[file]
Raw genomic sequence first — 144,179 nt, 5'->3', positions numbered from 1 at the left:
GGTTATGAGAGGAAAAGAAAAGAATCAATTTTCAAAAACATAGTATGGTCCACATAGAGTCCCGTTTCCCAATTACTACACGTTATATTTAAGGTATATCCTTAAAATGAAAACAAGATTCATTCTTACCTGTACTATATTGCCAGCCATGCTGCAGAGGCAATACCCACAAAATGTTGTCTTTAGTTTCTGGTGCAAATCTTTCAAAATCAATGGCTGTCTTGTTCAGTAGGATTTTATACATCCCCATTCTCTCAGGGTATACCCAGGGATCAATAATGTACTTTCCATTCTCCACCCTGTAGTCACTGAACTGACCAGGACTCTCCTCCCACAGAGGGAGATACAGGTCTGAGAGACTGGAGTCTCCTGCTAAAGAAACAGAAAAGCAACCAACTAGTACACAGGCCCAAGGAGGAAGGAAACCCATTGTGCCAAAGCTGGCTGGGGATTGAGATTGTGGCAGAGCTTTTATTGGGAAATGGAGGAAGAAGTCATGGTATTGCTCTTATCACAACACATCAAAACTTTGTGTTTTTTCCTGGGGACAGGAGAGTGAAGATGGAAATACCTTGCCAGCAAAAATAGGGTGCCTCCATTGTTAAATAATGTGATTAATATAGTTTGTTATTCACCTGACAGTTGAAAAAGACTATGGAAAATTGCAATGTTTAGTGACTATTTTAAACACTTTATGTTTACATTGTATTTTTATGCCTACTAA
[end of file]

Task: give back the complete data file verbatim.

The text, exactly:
Raw genomic sequence first — 144,179 nt, 5'->3', positions numbered from 1 at the left:
GGTTATGAGAGGAAAAGAAAAGAATCAATTTTCAAAAACATAGTATGGTCCACATAGAGTCCCGTTTCCCAATTACTACACGTTATATTTAAGGTATATCCTTAAAATGAAAACAAGATTCATTCTTACCTGTACTATATTGCCAGCCATGCTGCAGAGGCAATACCCACAAAATGTTGTCTTTAGTTTCTGGTGCAAATCTTTCAAAATCAATGGCTGTCTTGTTCAGTAGGATTTTATACATCCCCATTCTCTCAGGGTATACCCAGGGATCAATAATGTACTTTCCATTCTCCACCCTGTAGTCACTGAACTGACCAGGACTCTCCTCCCACAGAGGGAGATACAGGTCTGAGAGACTGGAGTCTCCTGCTAAAGAAACAGAAAAGCAACCAACTAGTACACAGGCCCAAGGAGGAAGGAAACCCATTGTGCCAAAGCTGGCTGGGGATTGAGATTGTGGCAGAGCTTTTATTGGGAAATGGAGGAAGAAGTCATGGTATTGCTCTTATCACAACACATCAAAACTTTGTGTTTTTTCCTGGGGACAGGAGAGTGAAGATGGAAATACCTTGCCAGCAAAAATAGGGTGCCTCCATTGTTAAATAATGTGATTAATATAGTTTGTTATTCACCTGACAGTTGAAAAAGACTATGGAAAATTGCAATGTTTAGTGACTATTTTAAACACTTTATGTTTACATTGTATTTTTATGCCTACTAA